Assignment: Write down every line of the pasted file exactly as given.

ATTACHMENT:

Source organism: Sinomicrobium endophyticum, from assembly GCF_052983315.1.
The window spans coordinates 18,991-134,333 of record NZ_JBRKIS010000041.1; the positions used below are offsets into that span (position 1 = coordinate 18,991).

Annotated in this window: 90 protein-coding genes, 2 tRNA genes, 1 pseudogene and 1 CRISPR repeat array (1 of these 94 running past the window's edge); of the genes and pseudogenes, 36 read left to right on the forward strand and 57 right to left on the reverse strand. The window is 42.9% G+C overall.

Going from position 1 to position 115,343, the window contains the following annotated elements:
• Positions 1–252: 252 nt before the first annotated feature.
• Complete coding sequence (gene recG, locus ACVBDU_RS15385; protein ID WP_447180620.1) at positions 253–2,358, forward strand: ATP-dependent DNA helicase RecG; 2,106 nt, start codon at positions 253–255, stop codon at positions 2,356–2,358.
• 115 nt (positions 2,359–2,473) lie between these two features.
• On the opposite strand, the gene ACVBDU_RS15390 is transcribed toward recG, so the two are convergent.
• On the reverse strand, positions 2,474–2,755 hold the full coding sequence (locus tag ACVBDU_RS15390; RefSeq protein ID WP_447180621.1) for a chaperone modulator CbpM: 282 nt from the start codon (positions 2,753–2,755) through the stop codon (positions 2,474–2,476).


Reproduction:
Source organism: Sinomicrobium endophyticum, from assembly GCF_052983315.1.
The window spans coordinates 18,991-134,333 of record NZ_JBRKIS010000041.1; the positions used below are offsets into that span (position 1 = coordinate 18,991).

Annotated in this window: 90 protein-coding genes, 2 tRNA genes, 1 pseudogene and 1 CRISPR repeat array (1 of these 94 running past the window's edge); of the genes and pseudogenes, 36 read left to right on the forward strand and 57 right to left on the reverse strand. The window is 42.9% G+C overall.

Going from position 1 to position 115,343, the window contains the following annotated elements:
• Positions 1–252: 252 nt before the first annotated feature.
• Complete coding sequence (gene recG, locus ACVBDU_RS15385; protein ID WP_447180620.1) at positions 253–2,358, forward strand: ATP-dependent DNA helicase RecG; 2,106 nt, start codon at positions 253–255, stop codon at positions 2,356–2,358.
• 115 nt (positions 2,359–2,473) lie between these two features.
• On the opposite strand, the gene ACVBDU_RS15390 is transcribed toward recG, so the two are convergent.
• On the reverse strand, positions 2,474–2,755 hold the full coding sequence (locus tag ACVBDU_RS15390; RefSeq protein ID WP_447180621.1) for a chaperone modulator CbpM: 282 nt from the start codon (positions 2,753–2,755) through the stop codon (positions 2,474–2,476).